There has been a lot of hype and a lot of confusion when it comes to what type of diet is best for you. Low carb? Low fat? High protein? When the Atkins diet was all the craze, concern was raised that the high amount of fat in that diet would have an adverse effect on heart health.
An article in this week’s New England Journal of Medicine helps to allay that concern. The results of the study, titled, “Low-Carbohydrate-Diet Score and the Risk of Coronary Heart Disease in Women,” suggest that diets lower in carbohydrates and higher in protein and fat do not increase the risk of coronary artery disease. If vegetable sources of fat (e.g., olive oil) and protein (e.g., soy) are used, these diets may actually reduce the risk of heart disease to a moderate extent.
How the study was done
Thomas Halton, ScD, and colleagues used data from the 82,802 women who completed the “food frequency” portion of the Nurses’ Health Study questionnaire to look at the relationship between dietary choices and heart health.
The Nurses Health Study was started in 1976 when nurses (age 30-55) were asked to complete periodic questionnaires that asked about many different aspects of their health and lifestyle. A “semi-quantitative food frequency” questionnaire was used to obtain detailed information about what types and how much of different foods they ate. This group of women has been followed, evaluated, and resurveyed every two to four years since then. Therefore, this is a rich source of information about the impact of diet over a large part of a woman’s lifespan.
The researchers calculated a “low-carbohydrate-diet” score by looking at the percentage of total energy that was consumed as carbohydrate, fat, or protein. Scores ranged from 0 (the lowest fat and protein intake and the highest carbohydrate intake) to 30 (the highest protein and fat intake and the lowest carbohydrate intake). In addition, they calculated two additional scores that took into account whether the protein and fat in the diet came from an animal or a vegetable source. They also calculated the glycemic index and the glycemic load of the different diets.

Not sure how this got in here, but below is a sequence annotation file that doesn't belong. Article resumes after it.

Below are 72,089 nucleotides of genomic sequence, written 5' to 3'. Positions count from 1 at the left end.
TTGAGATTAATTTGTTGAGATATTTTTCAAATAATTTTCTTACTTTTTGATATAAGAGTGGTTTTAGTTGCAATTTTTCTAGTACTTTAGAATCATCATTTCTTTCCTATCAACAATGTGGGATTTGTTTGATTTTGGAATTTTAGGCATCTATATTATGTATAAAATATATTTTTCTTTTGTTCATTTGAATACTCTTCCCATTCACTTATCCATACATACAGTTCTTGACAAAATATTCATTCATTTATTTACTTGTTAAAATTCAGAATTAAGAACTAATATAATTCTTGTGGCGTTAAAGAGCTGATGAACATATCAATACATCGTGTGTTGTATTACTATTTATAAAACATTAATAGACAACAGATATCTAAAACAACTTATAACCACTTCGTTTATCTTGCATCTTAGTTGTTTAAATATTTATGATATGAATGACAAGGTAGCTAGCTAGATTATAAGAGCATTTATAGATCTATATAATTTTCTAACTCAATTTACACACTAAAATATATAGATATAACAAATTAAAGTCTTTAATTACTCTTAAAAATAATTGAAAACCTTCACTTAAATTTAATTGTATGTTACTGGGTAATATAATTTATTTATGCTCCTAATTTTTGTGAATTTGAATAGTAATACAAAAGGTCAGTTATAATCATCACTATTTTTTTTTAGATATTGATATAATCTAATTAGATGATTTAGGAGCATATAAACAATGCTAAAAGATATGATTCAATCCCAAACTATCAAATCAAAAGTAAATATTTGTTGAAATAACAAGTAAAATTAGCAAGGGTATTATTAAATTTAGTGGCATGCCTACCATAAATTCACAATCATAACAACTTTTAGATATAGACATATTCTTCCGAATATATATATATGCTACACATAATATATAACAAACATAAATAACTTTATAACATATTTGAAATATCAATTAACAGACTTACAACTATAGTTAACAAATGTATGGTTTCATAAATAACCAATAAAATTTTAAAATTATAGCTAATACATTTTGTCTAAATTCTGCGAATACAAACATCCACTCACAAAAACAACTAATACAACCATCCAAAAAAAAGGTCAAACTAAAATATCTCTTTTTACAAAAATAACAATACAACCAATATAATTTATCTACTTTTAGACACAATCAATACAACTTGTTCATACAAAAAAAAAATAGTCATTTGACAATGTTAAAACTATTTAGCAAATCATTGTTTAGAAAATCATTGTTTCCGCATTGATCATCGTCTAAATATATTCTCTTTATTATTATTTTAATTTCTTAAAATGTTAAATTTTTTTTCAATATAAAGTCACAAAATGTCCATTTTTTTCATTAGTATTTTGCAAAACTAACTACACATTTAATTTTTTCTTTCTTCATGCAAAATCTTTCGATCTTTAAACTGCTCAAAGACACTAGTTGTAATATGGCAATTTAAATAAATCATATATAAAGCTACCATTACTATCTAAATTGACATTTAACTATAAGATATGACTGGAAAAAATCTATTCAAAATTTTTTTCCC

They divided the women into ten categories (deciles) based on their low-carbohydrate-diet scores. Women with the lowest scores (higher carb intake) were in decile 1 and women with the highest scores (low carb intake) were in decile 10. They then tried to determine if there was a statistical correlation between the type of diet and whether women developed heart disease or not. Because diets can change over time, they used the average scores from the survey administered within a four-year time frame of the heart disease event to determine if there was a correlation.
And the results?
There were 1994 new cases of coronary heart disease during the 20 years of the study. The researchers found the following relationships between the presence or absence of heart disease and different diets as follows:
- There was no statistically significant impact of low carbohydrate diet on the risk of coronary heart disease.
- If fat and protein in the diet came from vegetable sources, as opposed to animal sources, there was a moderately lower risk of coronary heart disease.
- When the glycemic index of the carbohydrates was taken into account, there was an association with increased risk of coronary heart disease, but it was not statistically significant.
- Women in the study were not trying to lose weight on the low carbohydrate diets in this study. Overall, the mean body mass index increased to the same degree in all of the groups of women, regardless of the low carbohydrate score.
So what does this mean for your everyday life?
Low carbohydrate diets, at least in groups of women who were not using them over prolonged periods to lose weight, do not appear to increase the risk of heart disease. So, it may be ok to get relatively more of your calories from protein and fat. However, if you want a diet that protects you from heart disease, make sure that fat and protein come from largely from vegetable sources (e.g., olive oil) instead of animal sources (meat).